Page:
Excavations and Observations on the Defences and Adjacent Sites, 1971-90


list of authors
P. J. Ottaway
list of contributors
D. A. Brinklow
R. Cross
M. J. Daniells
B. K. Davison
T. Finnemore
R. A. Hall
H. MacGregor
R. Marwood
J. A. Spriggs
M. Stockwell
L. P. Wenham
B. Whitwell
S. Vaughan
Is Part Of
The Archaeology of York [Series]
The Legionary Fortress [Volume]
Council for British Archaeology for York Archaeological Trust
Date Copyrighted
Date Available
Digitally available on 16 June 2023
A series of small-scale excavations and observations by York Archaeological Trust and others between 1971 and 1990 has revealed important new evidence for the Roman fortress defences and allows a radical revision of the sequence proposed by the Royal Commission on Historical Monuments in 1962 (RCHMY 1). The earliest defences consisted of a ditch and a single phase of earthen rampart dated to c. AD 71. In the east quadrant of the fortress there is evidence for the erection of stone towers and, perhaps, for work on a stone curtain wall in the early 2nd century. A more substantial programme of reconstruction in stone took place in the later 2nd century, but may have been restricted to that part of the circuit between the porta decumana and the porta principalis sinistra except for a stretch of wall on the south-east side of the defences near the south corner. The remainder of the defences probably received a wall, towers and gates during the 3rd century, but not in the late 3rd or early 4th century as has hitherto been accepted. A reconsideration of a small stone tower on the north-west side of the defences near the west corner (the Anglian Tower) suggests that it may be a late Roman refurbishment of the defences.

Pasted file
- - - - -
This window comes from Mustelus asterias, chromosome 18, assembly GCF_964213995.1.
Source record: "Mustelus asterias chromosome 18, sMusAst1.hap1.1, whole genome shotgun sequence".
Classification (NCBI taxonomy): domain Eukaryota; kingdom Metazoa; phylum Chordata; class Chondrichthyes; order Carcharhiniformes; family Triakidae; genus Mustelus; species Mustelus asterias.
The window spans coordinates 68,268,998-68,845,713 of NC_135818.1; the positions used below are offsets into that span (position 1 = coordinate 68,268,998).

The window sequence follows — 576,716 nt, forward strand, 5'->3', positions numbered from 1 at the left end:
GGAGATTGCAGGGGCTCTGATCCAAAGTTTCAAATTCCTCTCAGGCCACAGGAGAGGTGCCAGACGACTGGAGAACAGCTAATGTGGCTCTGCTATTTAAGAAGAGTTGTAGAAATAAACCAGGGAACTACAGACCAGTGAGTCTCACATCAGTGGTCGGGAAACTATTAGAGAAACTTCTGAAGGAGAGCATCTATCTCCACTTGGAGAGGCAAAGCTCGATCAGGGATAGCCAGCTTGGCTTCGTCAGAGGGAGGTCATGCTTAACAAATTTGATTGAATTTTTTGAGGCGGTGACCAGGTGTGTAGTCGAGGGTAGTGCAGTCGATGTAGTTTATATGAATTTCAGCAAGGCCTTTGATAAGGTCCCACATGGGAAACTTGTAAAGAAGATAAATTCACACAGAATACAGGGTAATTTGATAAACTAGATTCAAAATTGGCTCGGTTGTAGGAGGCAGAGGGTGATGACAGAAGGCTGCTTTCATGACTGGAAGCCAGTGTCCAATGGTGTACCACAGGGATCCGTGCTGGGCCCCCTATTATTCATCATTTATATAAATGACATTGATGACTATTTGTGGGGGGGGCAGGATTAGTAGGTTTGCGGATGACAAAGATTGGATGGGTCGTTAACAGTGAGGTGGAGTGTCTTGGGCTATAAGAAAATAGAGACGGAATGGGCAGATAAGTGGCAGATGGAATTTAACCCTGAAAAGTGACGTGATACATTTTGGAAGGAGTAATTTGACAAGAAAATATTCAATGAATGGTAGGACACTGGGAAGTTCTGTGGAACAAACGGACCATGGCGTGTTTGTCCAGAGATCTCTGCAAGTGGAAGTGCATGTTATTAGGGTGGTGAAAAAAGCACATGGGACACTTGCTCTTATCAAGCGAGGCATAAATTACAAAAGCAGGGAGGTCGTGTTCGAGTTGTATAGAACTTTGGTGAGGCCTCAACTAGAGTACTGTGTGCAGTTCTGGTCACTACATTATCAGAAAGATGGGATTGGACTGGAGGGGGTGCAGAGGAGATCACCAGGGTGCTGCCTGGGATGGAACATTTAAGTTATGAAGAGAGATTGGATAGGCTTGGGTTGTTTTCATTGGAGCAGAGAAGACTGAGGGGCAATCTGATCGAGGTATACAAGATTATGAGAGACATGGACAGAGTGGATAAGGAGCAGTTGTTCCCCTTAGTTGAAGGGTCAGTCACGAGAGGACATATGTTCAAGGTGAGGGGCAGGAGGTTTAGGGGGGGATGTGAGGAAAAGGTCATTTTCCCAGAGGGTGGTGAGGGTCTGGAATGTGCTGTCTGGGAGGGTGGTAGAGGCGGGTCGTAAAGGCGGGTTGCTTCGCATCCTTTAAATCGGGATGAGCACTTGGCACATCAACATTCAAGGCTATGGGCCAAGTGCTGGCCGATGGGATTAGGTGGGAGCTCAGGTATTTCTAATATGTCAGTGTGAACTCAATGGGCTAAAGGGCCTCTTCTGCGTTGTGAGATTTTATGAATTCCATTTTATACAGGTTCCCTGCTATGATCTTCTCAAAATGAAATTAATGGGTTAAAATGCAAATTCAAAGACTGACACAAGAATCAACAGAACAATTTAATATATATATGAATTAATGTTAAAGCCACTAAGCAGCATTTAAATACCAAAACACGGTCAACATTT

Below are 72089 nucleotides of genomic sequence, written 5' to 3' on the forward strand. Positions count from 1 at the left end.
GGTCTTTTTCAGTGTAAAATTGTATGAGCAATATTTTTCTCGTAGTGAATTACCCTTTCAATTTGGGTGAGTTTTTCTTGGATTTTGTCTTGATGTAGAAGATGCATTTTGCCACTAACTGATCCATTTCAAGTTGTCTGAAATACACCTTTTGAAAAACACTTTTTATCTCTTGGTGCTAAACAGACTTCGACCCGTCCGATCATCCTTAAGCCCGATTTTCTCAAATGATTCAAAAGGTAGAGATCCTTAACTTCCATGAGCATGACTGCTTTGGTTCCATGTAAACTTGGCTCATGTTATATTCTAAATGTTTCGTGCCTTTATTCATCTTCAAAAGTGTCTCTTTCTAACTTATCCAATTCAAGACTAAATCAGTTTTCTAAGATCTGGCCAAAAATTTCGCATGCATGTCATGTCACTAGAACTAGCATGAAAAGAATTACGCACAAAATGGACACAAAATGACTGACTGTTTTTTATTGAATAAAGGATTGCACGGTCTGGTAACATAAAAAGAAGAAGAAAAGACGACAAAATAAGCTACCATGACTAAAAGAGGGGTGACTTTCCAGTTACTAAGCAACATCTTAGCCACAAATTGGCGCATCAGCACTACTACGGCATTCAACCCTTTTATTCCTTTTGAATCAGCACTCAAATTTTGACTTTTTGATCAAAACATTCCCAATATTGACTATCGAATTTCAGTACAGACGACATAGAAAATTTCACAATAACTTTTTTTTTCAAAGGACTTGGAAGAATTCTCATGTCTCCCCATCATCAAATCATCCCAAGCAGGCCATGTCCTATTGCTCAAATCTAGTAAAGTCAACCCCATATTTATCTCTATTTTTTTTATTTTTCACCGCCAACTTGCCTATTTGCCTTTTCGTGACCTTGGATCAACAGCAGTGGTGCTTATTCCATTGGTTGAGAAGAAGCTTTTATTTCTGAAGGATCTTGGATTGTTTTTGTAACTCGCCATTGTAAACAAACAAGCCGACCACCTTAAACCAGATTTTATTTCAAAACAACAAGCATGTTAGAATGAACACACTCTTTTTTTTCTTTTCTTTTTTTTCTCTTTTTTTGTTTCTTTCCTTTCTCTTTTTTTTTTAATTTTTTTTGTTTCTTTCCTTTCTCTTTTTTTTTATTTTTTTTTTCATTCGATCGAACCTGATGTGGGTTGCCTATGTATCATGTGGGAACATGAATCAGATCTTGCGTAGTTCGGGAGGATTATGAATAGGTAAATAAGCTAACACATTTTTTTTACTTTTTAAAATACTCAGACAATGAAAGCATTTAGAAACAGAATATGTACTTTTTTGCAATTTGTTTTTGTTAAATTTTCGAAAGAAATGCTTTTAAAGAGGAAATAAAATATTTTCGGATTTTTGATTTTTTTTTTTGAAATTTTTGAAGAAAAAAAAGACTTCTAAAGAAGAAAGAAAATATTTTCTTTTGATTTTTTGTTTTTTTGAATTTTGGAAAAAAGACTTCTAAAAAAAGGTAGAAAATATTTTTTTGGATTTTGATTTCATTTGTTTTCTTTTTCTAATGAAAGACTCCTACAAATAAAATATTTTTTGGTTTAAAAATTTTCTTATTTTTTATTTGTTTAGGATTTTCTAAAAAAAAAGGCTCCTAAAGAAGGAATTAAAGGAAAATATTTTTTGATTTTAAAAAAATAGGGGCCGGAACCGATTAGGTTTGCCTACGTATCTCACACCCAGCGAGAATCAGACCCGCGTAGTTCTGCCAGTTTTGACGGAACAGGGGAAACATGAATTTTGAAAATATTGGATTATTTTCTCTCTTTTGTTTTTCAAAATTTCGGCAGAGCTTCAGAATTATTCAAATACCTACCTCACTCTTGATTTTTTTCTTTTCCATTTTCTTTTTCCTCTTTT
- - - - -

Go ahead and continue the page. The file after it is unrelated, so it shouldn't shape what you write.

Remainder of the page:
Excavations in the retentura near the east corner have allowed a stratigraphic relationship to be worked out for the first time between the fortress defences and internal buildings. Evidence was found for timber barracks and other buildings of late 1st century date. They were probably deliberately demolished in the early 2nd century, to be followed by a phase of stone buildings erected in the mid-late 2nd century. There was also evidence on sites in the retentura and in observations in the praetentura for a widening of the inrervallum in the early-mid 2nd century. A metrological analysis of the fortress plan has allowed the outlines of its late 1st century layout to be predicted and has provided a context for many of the excavated remains.

Some of the sites described had suffered truncation by modem buildings, but, except for a remetalling of the via sagularis, evidence for later 3rd and 4th century occupation on the undisturbed sites in the Aldwark/Bedern area was extremely sparse. This may mean that this part of the retentura was little used in the later Roman period.
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York Archaeological Trust
CC BY 4.0
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